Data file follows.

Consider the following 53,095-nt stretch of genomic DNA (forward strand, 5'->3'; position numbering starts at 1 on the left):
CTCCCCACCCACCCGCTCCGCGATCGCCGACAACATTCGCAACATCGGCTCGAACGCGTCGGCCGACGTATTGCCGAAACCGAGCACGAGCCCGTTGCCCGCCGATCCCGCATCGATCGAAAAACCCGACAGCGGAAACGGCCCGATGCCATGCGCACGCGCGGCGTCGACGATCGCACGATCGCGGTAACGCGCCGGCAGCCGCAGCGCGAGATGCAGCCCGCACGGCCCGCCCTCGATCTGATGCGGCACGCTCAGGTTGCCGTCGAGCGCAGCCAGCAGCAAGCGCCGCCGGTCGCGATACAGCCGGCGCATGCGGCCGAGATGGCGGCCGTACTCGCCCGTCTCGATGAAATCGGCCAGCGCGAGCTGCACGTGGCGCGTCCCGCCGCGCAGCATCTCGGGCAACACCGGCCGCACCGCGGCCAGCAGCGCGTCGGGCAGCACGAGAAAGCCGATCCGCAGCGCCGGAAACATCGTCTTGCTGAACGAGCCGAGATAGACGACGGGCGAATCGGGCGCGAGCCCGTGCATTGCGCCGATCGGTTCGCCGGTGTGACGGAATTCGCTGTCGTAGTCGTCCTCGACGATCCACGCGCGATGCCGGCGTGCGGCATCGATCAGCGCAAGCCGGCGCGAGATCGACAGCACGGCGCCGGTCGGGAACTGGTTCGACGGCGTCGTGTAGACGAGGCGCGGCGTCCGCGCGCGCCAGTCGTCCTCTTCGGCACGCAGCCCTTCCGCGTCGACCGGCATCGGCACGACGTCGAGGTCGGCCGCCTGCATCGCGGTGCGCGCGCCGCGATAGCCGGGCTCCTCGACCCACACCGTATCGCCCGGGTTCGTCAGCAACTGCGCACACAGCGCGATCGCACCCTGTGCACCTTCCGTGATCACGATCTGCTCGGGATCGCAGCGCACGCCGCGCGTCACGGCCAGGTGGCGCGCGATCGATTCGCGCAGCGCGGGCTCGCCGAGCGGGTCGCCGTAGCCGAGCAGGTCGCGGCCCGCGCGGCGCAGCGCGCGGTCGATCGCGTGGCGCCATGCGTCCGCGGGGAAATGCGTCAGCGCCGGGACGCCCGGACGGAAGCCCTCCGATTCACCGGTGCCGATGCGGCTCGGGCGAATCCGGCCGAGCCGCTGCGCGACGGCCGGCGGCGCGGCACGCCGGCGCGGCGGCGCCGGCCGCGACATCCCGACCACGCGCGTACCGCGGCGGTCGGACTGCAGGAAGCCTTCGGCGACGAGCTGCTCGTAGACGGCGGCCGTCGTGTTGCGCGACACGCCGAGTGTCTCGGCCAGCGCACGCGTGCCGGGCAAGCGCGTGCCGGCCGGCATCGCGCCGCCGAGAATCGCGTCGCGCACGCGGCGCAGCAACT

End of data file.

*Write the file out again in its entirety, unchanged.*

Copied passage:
Consider the following 53,095-nt stretch of genomic DNA (forward strand, 5'->3'; position numbering starts at 1 on the left):
CTCCCCACCCACCCGCTCCGCGATCGCCGACAACATTCGCAACATCGGCTCGAACGCGTCGGCCGACGTATTGCCGAAACCGAGCACGAGCCCGTTGCCCGCCGATCCCGCATCGATCGAAAAACCCGACAGCGGAAACGGCCCGATGCCATGCGCACGCGCGGCGTCGACGATCGCACGATCGCGGTAACGCGCCGGCAGCCGCAGCGCGAGATGCAGCCCGCACGGCCCGCCCTCGATCTGATGCGGCACGCTCAGGTTGCCGTCGAGCGCAGCCAGCAGCAAGCGCCGCCGGTCGCGATACAGCCGGCGCATGCGGCCGAGATGGCGGCCGTACTCGCCCGTCTCGATGAAATCGGCCAGCGCGAGCTGCACGTGGCGCGTCCCGCCGCGCAGCATCTCGGGCAACACCGGCCGCACCGCGGCCAGCAGCGCGTCGGGCAGCACGAGAAAGCCGATCCGCAGCGCCGGAAACATCGTCTTGCTGAACGAGCCGAGATAGACGACGGGCGAATCGGGCGCGAGCCCGTGCATTGCGCCGATCGGTTCGCCGGTGTGACGGAATTCGCTGTCGTAGTCGTCCTCGACGATCCACGCGCGATGCCGGCGTGCGGCATCGATCAGCGCAAGCCGGCGCGAGATCGACAGCACGGCGCCGGTCGGGAACTGGTTCGACGGCGTCGTGTAGACGAGGCGCGGCGTCCGCGCGCGCCAGTCGTCCTCTTCGGCACGCAGCCCTTCCGCGTCGACCGGCATCGGCACGACGTCGAGGTCGGCCGCCTGCATCGCGGTGCGCGCGCCGCGATAGCCGGGCTCCTCGACCCACACCGTATCGCCCGGGTTCGTCAGCAACTGCGCACACAGCGCGATCGCACCCTGTGCACCTTCCGTGATCACGATCTGCTCGGGATCGCAGCGCACGCCGCGCGTCACGGCCAGGTGGCGCGCGATCGATTCGCGCAGCGCGGGCTCGCCGAGCGGGTCGCCGTAGCCGAGCAGGTCGCGGCCCGCGCGGCGCAGCGCGCGGTCGATCGCGTGGCGCCATGCGTCCGCGGGGAAATGCGTCAGCGCCGGGACGCCCGGACGGAAGCCCTCCGATTCACCGGTGCCGATGCGGCTCGGGCGAATCCGGCCGAGCCGCTGCGCGACGGCCGGCGGCGCGGCACGCCGGCGCGGCGGCGCCGGCCGCGACATCCCGACCACGCGCGTACCGCGGCGGTCGGACTGCAGGAAGCCTTCGGCGACGAGCTGCTCGTAGACGGCGGCCGTCGTGTTGCGCGACACGCCGAGTGTCTCGGCCAGCGCACGCGTGCCGGGCAAGCGCGTGCCGGCCGGCATCGCGCCGCCGAGAATCGCGTCGCGCACGCGGCGCAGCAACT